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(Bloomberg) — Option traders are stacking bets that the euro’s drop versus the has gone too far — and charts seem to agree.

More than 80% of contracts that changed hands since Monday were aimed at a stronger euro, data from the Depository Trust & Clearing Corporation show. That contrasts with the trend seen earlier in June, when demand for bullish and bearish options were more balanced.

Europe’s shared currency is heading for a third weekly drop against the franc — a favorite of haven seekers during bouts of risk aversion — on concern about a second wave of Covid-19 infections and the threat of a global trade war. A chart pattern now in the making, known as the inverted hammer, suggests that the trend is about to reverse.

A decisive euro rebound against the Swiss currency could be a sign of global market mood over the coming months — one where the typical summer lull tempers any sentiment upheavals fueled by pandemic and economic headlines.

This week’s euro-bullish transactions in options went through amid an overall slowdown in trading flows — and that’s significant.

The drop in volumes suggests investors see a smaller chance of market turmoil into the summer — which would work against a haven asset such as the franc. This is also reflected in a slump in appetite for options that pay out on large moves, with a one-week demand gauge having fallen to the lowest since early March and below its past-year average.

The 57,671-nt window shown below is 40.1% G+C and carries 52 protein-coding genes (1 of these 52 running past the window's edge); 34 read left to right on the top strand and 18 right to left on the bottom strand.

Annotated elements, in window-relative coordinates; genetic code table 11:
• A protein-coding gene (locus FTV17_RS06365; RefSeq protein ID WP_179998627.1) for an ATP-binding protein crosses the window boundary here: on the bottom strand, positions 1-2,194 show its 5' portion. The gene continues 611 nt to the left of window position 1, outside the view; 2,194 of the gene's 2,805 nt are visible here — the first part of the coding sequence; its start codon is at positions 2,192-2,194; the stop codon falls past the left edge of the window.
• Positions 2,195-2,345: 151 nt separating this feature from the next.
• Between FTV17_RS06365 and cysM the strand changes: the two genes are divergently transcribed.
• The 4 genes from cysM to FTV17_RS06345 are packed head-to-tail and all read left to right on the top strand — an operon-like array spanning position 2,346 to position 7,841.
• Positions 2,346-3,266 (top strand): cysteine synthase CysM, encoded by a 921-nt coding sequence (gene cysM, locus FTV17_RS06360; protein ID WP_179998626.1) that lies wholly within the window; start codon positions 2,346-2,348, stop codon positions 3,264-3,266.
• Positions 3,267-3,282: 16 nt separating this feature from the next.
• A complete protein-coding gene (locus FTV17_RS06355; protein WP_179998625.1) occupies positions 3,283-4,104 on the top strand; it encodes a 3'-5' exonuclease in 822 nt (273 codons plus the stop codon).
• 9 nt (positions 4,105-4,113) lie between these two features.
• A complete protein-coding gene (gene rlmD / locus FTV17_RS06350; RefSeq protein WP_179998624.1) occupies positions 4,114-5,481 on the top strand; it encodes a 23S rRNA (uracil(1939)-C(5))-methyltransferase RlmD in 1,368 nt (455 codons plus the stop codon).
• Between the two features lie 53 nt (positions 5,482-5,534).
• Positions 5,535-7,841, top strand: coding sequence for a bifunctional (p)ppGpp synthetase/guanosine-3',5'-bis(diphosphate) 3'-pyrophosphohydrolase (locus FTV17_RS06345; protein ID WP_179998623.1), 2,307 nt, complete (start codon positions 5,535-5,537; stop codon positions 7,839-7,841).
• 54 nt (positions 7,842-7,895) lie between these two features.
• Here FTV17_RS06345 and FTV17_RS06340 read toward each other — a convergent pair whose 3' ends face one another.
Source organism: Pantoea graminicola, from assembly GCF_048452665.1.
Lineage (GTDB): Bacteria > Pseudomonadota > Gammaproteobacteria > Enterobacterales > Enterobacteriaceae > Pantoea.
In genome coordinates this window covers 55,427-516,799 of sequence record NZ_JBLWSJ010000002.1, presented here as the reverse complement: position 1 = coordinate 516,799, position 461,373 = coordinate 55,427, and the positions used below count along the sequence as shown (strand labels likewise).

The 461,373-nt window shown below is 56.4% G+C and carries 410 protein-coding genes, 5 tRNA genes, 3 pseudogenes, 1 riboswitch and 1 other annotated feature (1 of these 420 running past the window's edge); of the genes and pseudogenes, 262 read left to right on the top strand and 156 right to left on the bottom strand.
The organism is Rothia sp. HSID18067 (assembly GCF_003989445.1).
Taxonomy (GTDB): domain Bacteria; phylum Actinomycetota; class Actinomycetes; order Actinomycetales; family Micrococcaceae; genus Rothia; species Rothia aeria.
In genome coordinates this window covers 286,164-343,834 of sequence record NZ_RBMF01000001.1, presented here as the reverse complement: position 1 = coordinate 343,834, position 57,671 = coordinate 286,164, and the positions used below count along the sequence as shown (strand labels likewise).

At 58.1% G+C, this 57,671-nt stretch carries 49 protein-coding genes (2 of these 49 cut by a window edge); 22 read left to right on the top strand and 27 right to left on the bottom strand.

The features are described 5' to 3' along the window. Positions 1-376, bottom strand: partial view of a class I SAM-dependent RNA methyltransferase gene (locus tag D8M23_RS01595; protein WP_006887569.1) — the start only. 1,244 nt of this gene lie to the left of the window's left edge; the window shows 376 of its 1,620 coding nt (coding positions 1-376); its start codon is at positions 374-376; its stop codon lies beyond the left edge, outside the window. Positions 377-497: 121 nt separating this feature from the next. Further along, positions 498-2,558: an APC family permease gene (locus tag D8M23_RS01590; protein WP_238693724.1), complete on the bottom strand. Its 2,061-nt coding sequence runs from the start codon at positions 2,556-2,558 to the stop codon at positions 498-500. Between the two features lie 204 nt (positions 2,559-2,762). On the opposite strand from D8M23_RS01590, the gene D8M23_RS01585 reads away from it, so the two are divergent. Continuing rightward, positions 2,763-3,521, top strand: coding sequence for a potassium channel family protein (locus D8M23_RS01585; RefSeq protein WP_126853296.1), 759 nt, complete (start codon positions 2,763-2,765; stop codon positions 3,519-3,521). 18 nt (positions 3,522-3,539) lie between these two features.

The euro was little changed Friday around 1.0637 versus the franc in relatively quiet trading, largely dominated by quarter-end flows. Should it stay near these levels, technicals will support views for a rebound in the common currency.

The pair is about to complete a bullish pattern on the weekly chart. This points to a reversal and suggests that the latest drop was just a correction of the sharp rally seen between May 18 and June 5.

Such a formation has been seen only once since the Swiss National Bank removed the 1.20 exchange-rate floor in 2015 — and the euro rose by more than 4% within two months after that.

  • NOTE: Vassilis Karamanis is an FX and rates strategist who writes for Bloomberg. The observations he makes are his own and are not intended as investment advice.


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